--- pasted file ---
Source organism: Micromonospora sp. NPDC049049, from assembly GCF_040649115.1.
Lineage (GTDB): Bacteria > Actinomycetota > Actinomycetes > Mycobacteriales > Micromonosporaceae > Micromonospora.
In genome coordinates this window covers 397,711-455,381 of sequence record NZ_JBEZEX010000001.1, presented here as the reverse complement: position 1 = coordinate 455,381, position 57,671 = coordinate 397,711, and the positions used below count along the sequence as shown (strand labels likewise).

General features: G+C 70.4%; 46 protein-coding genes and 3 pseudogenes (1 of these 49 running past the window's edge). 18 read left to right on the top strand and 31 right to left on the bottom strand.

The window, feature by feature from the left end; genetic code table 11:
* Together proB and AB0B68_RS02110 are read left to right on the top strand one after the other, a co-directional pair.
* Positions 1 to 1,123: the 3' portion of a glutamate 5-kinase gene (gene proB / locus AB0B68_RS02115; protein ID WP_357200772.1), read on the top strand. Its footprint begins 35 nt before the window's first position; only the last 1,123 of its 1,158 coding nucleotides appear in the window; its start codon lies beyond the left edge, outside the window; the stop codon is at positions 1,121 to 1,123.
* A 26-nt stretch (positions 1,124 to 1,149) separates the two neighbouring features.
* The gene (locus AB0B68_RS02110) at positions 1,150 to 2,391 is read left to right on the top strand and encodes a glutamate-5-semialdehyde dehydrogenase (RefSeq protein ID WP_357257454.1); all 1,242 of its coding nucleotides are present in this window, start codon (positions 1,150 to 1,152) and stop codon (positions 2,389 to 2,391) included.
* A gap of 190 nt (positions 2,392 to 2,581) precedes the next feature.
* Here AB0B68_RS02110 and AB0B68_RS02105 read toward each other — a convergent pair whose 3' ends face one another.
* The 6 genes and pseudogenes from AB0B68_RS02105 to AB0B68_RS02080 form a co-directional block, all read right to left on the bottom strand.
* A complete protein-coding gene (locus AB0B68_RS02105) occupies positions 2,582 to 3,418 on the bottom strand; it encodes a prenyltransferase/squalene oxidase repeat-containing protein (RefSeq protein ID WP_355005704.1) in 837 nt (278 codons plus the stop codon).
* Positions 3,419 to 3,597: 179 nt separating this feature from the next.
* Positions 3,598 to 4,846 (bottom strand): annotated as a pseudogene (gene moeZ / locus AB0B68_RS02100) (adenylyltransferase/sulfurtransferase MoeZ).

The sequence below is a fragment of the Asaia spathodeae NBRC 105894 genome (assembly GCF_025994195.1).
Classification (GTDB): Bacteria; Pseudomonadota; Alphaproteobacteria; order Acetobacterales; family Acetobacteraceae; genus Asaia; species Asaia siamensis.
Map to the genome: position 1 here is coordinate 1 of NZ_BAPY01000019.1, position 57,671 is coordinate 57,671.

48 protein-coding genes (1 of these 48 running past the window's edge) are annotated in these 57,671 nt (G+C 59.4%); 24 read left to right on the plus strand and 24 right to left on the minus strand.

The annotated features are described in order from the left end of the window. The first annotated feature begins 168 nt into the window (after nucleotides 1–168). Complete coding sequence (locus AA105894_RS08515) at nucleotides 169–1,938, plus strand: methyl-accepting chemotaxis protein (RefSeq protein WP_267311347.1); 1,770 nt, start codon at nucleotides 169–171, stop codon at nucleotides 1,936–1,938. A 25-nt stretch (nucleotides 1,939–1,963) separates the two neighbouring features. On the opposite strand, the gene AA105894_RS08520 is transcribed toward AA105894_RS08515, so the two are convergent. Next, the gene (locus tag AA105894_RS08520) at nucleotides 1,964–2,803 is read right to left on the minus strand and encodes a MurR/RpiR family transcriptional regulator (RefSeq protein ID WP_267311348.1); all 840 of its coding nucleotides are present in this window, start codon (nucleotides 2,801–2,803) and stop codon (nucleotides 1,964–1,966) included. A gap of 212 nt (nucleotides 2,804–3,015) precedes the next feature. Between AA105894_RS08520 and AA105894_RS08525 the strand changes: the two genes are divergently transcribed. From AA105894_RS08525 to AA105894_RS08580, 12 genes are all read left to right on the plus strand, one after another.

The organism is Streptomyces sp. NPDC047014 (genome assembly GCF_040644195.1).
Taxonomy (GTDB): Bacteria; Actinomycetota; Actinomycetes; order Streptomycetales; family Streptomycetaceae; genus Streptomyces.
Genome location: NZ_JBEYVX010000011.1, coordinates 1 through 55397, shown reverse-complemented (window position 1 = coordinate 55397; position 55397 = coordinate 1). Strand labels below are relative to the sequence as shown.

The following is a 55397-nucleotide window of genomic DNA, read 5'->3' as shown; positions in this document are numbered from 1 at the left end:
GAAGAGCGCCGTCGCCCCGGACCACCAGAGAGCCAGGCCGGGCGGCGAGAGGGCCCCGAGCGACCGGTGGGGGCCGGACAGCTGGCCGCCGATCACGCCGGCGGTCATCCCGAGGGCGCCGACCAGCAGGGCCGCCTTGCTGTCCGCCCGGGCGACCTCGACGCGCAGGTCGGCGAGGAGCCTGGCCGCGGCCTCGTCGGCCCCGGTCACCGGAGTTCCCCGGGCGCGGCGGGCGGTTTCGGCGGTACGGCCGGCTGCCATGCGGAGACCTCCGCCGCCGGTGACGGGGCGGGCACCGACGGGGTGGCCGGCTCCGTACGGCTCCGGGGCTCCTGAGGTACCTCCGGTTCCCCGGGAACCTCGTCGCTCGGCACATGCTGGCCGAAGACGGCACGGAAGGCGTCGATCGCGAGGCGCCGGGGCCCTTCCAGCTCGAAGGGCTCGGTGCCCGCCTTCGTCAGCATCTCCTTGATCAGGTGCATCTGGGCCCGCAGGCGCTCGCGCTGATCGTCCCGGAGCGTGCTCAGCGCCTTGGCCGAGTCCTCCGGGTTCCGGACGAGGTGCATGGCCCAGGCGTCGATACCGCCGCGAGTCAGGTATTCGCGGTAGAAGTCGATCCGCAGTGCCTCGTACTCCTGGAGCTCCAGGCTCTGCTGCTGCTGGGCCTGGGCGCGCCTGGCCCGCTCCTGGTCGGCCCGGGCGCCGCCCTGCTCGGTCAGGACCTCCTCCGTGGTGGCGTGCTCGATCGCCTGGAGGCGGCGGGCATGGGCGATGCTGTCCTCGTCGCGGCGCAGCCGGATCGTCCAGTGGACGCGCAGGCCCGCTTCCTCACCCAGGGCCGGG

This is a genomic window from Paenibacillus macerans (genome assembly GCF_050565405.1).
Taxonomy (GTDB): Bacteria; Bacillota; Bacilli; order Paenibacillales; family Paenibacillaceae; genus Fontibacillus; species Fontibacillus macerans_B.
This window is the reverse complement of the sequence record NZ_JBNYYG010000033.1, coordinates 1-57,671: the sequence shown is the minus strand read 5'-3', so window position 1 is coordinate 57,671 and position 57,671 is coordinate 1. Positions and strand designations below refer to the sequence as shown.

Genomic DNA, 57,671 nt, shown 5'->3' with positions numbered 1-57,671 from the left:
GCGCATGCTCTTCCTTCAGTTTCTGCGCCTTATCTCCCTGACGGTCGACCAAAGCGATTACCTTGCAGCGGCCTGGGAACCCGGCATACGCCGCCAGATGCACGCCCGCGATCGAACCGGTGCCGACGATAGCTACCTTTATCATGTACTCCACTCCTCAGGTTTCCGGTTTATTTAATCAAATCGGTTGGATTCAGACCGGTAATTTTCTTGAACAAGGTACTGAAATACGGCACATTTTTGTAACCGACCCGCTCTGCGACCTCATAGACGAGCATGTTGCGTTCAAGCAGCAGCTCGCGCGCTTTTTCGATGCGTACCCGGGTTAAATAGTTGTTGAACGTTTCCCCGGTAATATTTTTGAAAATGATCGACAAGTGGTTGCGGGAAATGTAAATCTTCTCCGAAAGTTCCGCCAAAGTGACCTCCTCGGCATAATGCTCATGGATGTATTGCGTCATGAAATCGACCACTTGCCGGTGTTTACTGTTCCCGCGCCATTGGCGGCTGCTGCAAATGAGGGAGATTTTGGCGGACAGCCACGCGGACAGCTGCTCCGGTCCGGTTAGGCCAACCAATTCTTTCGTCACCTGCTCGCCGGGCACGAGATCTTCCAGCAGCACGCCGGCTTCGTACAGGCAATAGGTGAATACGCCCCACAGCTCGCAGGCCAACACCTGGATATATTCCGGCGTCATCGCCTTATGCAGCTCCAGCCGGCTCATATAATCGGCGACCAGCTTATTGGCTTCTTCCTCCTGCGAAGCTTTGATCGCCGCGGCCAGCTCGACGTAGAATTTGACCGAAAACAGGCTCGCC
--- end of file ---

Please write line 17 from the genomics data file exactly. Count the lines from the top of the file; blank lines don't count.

Classification (GTDB): Bacteria; Pseudomonadota; Alphaproteobacteria; order Acetobacterales; family Acetobacteraceae; genus Asaia; species Asaia siamensis.